From Preacher to President

by Bernard R. DeRemer

James A. GarfieldOn March 3, 1850, James A. Garfield noted in his diary his determination to obey the gospel. The following day he recorded what is perhaps the clearest salvation testimony ever given by one who would become president of the U.S.: "Today I was buried with Christ in baptism and arose to walk [in] newness of life.' For as many as have been baptized into Christ have put on Christ." Later he expressed pleasure that God was blessing meetings in the little local schoolhouse, where 17 had already professed faith in Christ.

Born near Cleveland, Ohio, in 1831, Garfield grew up in poverty after his father's death. But he attended Western Reserve Eclectic Institute (now Hiram College), where he built fires, swept rooms, and rang the bell for a small stipend.

Garfield taught in district schools, then became active in local Disciples of Christ groups; soon he was preaching himself. Though never formally ordained (customary for his denomination and that day), he ministered in various churches, preaching a salvation message from such passages as 2 Corinthians 5:17 and exhorting believers.

Later he attended Williams (Mass.) College, where he distinguished himself in debating and was graduated with honors in 1856. He married Lucretia Rudolph, a former classmate.

Returning to Hiram, he became principal, instilling new life into the school. He read widely in literature and other fields; many Greek and Latin diary entries testify to his mastery of those subjects.

Earlier aversion to politics gradually gave way; Garfield began to feel that a Christian's duty was to participate in public affairs as he might have opportunity. He won a Republican seat in the Ohio Senate in 1859, studied law, and distinguished himself denouncing slavery and secession, while advocating force to preserve the Union.

When the Civil War broke out, he became a lieutenant colonel in the 42nd Ohio Infantry; his military leadership was called superb. Later, he resigned his commission as a major general to enter the U.S. House of Representatives, where he began serving as the youngest member of Congress and remained 17 years. He chaired the Appropriations Committee and actively defended a conservative monetary policy. He continued attending church but was unable to preach so often as before because of the enormous demands of his office.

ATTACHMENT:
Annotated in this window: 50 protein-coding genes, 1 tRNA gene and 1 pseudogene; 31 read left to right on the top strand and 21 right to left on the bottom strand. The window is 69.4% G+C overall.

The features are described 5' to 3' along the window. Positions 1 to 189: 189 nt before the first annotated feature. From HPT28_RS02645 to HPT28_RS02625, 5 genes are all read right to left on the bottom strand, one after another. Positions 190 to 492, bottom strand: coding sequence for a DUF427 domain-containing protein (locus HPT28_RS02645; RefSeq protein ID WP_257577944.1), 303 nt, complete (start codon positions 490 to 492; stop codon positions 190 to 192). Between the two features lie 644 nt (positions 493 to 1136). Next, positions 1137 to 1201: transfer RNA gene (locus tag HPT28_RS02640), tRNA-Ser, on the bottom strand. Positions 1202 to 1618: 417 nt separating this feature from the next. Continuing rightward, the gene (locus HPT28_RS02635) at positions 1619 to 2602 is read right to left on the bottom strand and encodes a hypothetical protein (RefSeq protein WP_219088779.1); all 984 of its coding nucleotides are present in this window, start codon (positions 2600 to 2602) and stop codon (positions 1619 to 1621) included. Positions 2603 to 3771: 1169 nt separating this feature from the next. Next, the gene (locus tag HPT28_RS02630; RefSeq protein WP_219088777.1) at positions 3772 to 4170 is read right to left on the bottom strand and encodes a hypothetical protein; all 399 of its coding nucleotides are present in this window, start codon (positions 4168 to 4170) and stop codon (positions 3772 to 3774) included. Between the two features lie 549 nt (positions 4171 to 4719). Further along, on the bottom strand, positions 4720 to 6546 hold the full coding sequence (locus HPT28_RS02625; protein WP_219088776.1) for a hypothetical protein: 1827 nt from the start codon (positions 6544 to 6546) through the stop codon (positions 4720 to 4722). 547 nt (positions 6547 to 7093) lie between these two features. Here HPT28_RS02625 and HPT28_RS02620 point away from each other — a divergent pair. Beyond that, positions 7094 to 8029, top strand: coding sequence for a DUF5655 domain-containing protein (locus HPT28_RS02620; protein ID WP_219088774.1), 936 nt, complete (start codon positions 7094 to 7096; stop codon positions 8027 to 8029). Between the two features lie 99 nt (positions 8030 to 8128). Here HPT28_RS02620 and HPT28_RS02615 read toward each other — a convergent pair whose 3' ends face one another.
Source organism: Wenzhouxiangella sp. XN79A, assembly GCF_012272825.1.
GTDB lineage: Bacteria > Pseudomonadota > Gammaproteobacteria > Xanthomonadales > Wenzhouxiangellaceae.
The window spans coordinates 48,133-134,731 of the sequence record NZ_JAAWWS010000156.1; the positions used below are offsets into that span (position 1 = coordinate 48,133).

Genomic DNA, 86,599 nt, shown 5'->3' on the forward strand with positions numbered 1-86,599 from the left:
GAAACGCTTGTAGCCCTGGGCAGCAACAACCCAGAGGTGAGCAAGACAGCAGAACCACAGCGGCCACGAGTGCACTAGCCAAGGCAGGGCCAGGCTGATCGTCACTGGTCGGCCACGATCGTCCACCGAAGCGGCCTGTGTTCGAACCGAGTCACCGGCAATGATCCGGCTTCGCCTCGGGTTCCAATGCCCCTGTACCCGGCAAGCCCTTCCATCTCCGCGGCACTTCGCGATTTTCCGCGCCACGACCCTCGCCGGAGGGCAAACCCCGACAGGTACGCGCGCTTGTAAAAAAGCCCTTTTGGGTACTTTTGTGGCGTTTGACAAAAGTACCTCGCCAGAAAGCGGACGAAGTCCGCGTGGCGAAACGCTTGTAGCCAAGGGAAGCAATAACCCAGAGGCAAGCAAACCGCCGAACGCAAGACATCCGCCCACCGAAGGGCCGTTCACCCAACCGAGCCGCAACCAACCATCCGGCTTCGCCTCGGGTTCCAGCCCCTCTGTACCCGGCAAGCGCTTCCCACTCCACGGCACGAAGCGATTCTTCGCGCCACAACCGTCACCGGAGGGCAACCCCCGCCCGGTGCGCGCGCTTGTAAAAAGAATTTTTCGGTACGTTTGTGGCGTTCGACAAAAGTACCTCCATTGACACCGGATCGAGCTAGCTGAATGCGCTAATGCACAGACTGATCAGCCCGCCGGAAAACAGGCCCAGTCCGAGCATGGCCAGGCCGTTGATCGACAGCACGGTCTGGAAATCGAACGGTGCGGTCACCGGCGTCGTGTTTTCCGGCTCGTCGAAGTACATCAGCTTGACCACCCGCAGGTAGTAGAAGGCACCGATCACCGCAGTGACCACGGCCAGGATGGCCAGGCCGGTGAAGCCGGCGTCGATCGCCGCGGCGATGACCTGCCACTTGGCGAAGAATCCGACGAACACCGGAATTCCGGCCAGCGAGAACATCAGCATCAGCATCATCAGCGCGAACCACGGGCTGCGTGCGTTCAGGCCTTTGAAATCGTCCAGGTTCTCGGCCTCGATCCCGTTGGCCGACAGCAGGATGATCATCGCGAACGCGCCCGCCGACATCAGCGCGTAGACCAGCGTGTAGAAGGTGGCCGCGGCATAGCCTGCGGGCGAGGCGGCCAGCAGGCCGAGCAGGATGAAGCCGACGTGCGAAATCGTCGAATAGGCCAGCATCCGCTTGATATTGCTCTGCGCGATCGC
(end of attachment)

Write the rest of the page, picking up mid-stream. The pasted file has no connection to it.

In 1880 Garfield was elected to the U.S. Senate, but never occupied the seat. He was a delegate to the Republican National Convention, where, after a 35-ballot deadlock, he was nominated (as a "dark horse") for president.

Garfield's humble origin (he was the last president to be born in a log cabin, the only one to have been a preacher), his political record, and a vigorous campaign brought him a narrow victory in the general election. His brief, busy, and dramatic time in the White House laid the foundation for improved relations with Latin America, began customs and postal reforms, and strengthened presidential power.

Garfield was "one of the few scholarly men" to become president. He loved poetry and classics and "used to entertain his friends by simultaneously writing Latin with one hand and Greek with the other."

Suddenly tragedy struck. On July 2, 1881, (less than four months after inauguration), he was shot by Charles J. Guiteau, a deranged lawyer and disappointed office seeker, and seriously wounded. He was to endure an agonizing series of relapses and rallies.

The nation's hearts were heavy with helpless agony during the three-month ordeal. His fortitude won the admiration of all who saw him. He constantly ran some degree of fever and was never entirely free of discomfort. (In that simple pre-nuclear era, no major crisis forced resolution of the thorny question of presidential disability and succession.)

One Sunday morning Garfield heard church bells and was told that people were praying for him. "God bless them," he murmured.

At first, he seemed to improve following a move to New Jersey and sea air, but after pneumonia developed he sank rapidly. The end came on Sept. 19. His 210-pound frame had wasted away to 135. His wounds probably would not have been fatal today, but then "surgeons still extracted bullets with unsterilized instruments."

The valiant soldier for Christ and country had fought his last fight, finished his course, and kept the faith.

Adapted from Sunday Digest, ©David C. Cook Pub. Co. Used by permission.

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